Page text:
Groupon Is Testing A New $30 Per Year VIP Service
Groupon is offering a new “VIP” service that costs $30 a year.
A reader forwarded us the email below, and we’ve confirmed that it’s real with Groupon.
What do you get for $30 a year? Early access to deals, and ability to buy old deals, and refunds for any Groupon at any time.
Pinterest’s Rite of Web Passage—Huge Traffic, No Revenue
If you haven’t heard of Pinterest, you likely will soon.
Traffic to the website—which lets users create online scrapbooks to share images of projects or coveted products—has grown tenfold over the past six months. In January, the number of visitors on Pinterest.com was almost a third of that on Twitter.com.
Facebook Launches Verified Accounts and Pseudonyms
Facebook, a service built on real names and real identities, will tomorrow start allowing prominent public figures to verify their accounts and then opt to display a preferred nickname instead of their birth name. Those with verified accounts will gain more prominent placement in Facebook’s “People To Subscribe To” suggestions.
Nathan Myhrvold’s Intellectual Ventures slaps AT&T, T-Mobile and Sprint with patent lawsuit
Intellectual Ventures, the patent holding firm operated by former Microsoft chief technology officer Nathan Myhrvold, has filed a lawsuit against AT&T, Sprint and T-Mobile alleging patent infringement.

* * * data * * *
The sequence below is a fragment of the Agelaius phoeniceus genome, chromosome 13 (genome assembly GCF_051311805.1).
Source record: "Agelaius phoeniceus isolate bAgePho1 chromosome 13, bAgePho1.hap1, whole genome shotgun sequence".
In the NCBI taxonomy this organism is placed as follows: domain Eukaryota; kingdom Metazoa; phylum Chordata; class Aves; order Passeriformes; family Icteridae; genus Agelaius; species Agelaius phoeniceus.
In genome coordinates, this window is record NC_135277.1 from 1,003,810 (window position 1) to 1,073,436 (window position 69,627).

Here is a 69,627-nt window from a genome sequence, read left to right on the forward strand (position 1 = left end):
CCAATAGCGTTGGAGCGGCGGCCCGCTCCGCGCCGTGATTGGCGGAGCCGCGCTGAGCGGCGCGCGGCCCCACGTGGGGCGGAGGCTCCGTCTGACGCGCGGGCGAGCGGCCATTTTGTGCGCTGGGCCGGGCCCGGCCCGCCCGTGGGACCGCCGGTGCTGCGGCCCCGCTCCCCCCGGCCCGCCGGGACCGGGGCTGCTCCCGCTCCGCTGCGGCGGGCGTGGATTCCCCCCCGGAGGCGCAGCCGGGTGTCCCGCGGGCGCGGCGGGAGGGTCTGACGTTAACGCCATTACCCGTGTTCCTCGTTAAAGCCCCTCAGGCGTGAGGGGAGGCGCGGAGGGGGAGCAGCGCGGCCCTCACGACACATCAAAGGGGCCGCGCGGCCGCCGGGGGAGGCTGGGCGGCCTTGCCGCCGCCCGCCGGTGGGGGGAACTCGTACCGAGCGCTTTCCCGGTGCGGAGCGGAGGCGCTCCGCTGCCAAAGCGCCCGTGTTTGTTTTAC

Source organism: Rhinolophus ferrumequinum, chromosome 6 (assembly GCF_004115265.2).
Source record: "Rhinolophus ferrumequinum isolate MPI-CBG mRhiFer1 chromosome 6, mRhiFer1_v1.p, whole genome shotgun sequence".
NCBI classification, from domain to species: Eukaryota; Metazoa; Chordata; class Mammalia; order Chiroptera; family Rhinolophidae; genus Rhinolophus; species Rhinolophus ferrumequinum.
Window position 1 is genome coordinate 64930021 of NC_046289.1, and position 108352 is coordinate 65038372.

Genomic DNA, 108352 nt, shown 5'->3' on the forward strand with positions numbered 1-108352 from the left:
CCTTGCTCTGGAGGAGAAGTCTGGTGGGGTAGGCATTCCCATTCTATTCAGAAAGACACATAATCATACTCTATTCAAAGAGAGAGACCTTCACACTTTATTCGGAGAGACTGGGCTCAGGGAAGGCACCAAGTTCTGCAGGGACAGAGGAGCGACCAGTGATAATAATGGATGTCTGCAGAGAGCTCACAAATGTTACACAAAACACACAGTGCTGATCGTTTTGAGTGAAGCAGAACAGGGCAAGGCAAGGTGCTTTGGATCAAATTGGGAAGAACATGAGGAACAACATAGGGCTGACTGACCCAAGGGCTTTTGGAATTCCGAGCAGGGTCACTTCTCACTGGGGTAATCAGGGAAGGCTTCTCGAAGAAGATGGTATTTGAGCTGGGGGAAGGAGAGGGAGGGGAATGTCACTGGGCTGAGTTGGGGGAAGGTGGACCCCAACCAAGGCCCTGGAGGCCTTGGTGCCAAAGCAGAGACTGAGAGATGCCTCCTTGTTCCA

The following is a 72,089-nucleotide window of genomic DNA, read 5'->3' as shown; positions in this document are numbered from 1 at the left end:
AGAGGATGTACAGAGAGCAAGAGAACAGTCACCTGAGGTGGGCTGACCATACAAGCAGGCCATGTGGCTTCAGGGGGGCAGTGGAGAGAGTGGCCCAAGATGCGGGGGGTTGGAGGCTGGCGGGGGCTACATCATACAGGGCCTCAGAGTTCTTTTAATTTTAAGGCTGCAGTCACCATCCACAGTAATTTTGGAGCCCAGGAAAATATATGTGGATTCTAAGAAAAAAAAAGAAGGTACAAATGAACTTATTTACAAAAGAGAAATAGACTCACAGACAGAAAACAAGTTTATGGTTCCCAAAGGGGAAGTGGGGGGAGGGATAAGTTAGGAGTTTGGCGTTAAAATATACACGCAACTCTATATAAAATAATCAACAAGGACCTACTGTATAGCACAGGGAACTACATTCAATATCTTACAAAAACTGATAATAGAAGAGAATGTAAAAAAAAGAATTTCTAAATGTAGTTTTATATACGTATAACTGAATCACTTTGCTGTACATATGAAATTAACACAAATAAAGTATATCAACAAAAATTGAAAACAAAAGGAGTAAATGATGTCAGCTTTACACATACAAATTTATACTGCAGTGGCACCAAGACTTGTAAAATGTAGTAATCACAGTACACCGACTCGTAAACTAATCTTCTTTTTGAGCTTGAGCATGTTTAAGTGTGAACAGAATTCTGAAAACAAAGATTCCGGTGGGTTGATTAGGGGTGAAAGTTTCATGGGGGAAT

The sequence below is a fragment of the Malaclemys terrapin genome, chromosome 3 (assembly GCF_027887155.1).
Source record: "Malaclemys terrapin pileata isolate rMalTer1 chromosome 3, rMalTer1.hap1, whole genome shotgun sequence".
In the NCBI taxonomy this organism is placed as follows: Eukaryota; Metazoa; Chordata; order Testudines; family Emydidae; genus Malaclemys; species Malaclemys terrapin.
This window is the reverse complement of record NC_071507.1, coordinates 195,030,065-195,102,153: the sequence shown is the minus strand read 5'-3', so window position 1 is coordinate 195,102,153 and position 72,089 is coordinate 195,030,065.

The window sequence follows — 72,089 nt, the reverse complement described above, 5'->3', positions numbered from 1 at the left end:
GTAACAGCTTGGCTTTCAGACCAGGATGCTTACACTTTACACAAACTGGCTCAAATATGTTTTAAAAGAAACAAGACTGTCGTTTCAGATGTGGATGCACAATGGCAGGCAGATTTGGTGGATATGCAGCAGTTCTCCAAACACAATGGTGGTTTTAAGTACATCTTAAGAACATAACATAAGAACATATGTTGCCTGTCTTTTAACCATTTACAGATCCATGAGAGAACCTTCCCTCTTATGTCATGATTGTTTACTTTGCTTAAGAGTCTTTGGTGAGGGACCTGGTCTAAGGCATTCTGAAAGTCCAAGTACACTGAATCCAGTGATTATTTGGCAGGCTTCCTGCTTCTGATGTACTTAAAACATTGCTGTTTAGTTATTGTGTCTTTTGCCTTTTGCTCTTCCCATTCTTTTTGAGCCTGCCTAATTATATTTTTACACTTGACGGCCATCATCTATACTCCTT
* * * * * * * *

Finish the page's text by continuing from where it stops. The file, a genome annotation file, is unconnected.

“The wireless communications networks of AT&T, Sprint and T-Mobile use a variety of important technologies covered by Intellectual Ventures’ patents,” said Intellectual Ventures’ Chief Litigation Counsel Melissa Finocchio in a statement. ”We previously attempted to discuss licensing options with each of these companies, but none were responsive. We filed a complaint for infringement today in the U.S. District Court of Delaware to get these three companies on a course toward compensating IV for the value of the inventions they use in delivering their wireless services.”
FBI Could Pull the Plug On Millions of Internet Users March 8
The Federal Bureau of Investigation may yank several crucial domain name servers (DNS) offline on March 8, blocking millions from using the Internet. The servers in the FBI’s crosshairs were installed in 2011 to deal with a nasty worm dubbed DNSChanger Trojan. DNSChanger can get an innocent end-user in trouble; it changes an infected system’s DNS settings to shunt Web traffic to unwanted and possibly even illegal sites.
Music Industry Mulls Suing Google Over “Pirate” Search Results
The recording industry considers filing a lawsuit against Google for allegedly abusing its dominant market position to distort the market for online music. Industry groups including IFPI and the RIAA want Google to degrade links to “pirate” websites in its search results. IFPI has obtained a “highly confidential and preliminary legal opinion” to see if they can force Google to step up its anti-piracy efforts though a lawsuit.
Lady Gaga, Then The World: Top Investors Join Social Media Site Backplane
The architects behind Lady Gaga’s social media campaign have raised around $4.5 million to scale The Backplane and accelerate its goal to become the world’s home page.